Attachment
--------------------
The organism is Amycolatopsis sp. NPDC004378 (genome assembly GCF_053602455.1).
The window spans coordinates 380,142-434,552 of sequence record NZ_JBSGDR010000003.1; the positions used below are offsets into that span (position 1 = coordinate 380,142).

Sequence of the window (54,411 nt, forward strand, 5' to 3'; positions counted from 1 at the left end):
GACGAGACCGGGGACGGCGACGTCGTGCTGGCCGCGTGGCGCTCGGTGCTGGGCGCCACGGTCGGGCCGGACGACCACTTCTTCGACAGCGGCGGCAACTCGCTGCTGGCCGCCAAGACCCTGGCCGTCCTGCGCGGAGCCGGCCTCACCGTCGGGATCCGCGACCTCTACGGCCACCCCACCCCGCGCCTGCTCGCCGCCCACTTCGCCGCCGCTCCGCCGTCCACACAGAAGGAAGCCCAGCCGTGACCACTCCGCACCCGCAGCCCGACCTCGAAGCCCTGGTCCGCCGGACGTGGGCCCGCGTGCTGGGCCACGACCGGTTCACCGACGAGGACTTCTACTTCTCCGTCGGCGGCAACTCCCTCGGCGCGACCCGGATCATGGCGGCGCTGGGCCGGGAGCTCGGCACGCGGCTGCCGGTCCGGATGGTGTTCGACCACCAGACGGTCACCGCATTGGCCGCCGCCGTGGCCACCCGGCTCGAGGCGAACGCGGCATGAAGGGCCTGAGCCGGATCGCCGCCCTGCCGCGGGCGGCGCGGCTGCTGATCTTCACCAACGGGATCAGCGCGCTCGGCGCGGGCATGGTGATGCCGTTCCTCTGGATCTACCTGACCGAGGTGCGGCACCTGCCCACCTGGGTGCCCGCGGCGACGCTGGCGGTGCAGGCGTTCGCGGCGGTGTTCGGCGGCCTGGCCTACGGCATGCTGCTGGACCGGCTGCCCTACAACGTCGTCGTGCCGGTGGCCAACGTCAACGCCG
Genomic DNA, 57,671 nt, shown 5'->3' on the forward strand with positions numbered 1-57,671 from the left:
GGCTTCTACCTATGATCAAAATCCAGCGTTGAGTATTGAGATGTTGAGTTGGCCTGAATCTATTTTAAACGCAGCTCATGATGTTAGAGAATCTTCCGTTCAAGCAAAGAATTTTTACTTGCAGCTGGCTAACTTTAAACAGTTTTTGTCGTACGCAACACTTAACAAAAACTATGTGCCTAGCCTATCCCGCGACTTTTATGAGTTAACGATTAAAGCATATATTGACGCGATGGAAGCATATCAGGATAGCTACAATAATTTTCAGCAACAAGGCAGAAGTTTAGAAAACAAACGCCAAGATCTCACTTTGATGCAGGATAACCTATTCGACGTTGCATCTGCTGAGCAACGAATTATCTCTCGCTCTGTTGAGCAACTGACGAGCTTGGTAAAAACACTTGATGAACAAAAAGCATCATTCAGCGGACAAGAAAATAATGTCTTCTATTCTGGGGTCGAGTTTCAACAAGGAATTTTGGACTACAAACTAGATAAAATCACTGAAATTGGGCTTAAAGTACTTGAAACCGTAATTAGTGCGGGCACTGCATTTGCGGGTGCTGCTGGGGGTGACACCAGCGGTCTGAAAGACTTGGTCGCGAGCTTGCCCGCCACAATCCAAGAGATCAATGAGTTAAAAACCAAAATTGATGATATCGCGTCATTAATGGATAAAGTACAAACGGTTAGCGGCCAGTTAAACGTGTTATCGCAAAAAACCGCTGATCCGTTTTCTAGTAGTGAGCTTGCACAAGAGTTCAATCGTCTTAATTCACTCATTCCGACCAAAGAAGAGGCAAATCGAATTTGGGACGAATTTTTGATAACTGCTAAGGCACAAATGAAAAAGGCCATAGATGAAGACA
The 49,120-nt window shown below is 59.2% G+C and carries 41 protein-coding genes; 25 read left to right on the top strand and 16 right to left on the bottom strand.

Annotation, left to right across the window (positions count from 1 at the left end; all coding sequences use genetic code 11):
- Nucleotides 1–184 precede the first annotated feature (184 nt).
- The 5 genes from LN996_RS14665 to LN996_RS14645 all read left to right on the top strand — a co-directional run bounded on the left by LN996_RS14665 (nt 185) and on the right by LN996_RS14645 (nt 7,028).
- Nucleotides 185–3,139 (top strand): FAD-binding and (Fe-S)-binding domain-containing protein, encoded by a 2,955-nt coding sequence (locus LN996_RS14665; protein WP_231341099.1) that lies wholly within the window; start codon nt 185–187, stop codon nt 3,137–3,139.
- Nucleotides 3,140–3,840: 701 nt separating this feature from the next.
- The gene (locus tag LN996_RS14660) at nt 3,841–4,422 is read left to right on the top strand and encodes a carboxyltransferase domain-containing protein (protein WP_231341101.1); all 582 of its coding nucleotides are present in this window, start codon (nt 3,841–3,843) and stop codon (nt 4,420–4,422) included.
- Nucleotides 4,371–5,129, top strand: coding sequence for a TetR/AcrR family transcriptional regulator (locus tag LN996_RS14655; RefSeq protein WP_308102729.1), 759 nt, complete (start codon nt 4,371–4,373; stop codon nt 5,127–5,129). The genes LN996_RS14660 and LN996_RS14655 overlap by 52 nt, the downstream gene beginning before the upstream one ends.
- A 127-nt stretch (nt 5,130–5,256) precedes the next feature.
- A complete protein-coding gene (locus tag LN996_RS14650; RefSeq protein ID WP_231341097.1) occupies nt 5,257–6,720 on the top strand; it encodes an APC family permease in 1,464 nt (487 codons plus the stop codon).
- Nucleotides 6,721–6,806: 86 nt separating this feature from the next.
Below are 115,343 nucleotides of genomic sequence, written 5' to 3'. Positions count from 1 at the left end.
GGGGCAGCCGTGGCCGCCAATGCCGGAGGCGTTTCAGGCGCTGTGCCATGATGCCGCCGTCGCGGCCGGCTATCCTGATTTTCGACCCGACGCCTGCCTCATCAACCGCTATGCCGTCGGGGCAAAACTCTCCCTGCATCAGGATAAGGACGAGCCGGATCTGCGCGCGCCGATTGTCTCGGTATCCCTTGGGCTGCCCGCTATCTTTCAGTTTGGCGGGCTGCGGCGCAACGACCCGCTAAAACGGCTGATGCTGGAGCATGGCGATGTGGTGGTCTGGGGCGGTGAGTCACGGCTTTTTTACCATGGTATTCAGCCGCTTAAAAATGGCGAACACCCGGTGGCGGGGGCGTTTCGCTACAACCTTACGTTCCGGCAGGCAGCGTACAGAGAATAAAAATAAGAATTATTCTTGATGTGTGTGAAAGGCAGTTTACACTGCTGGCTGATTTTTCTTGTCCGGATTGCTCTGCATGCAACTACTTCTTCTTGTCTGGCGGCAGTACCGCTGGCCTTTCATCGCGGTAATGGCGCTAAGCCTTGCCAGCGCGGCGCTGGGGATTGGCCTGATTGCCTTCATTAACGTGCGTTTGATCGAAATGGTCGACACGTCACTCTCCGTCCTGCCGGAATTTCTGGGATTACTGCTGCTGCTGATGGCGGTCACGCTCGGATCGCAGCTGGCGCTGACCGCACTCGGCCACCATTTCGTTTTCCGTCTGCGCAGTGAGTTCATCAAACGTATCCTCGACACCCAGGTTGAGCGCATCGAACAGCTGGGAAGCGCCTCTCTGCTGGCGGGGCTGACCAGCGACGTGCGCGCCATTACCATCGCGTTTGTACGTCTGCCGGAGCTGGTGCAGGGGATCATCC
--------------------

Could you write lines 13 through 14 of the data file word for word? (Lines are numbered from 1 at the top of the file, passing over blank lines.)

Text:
- The gene (locus tag LN996_RS14660) at nt 3,841–4,422 is read left to right on the top strand and encodes a carboxyltransferase domain-containing protein (protein WP_231341101.1); all 582 of its coding nucleotides are present in this window, start codon (nt 3,841–3,843) and stop codon (nt 4,420–4,422) included.
- Nucleotides 4,371–5,129, top strand: coding sequence for a TetR/AcrR family transcriptional regulator (locus tag LN996_RS14655; RefSeq protein WP_308102729.1), 759 nt, complete (start codon nt 4,371–4,373; stop codon nt 5,127–5,129). The genes LN996_RS14660 and LN996_RS14655 overlap by 52 nt, the downstream gene beginning before the upstream one ends.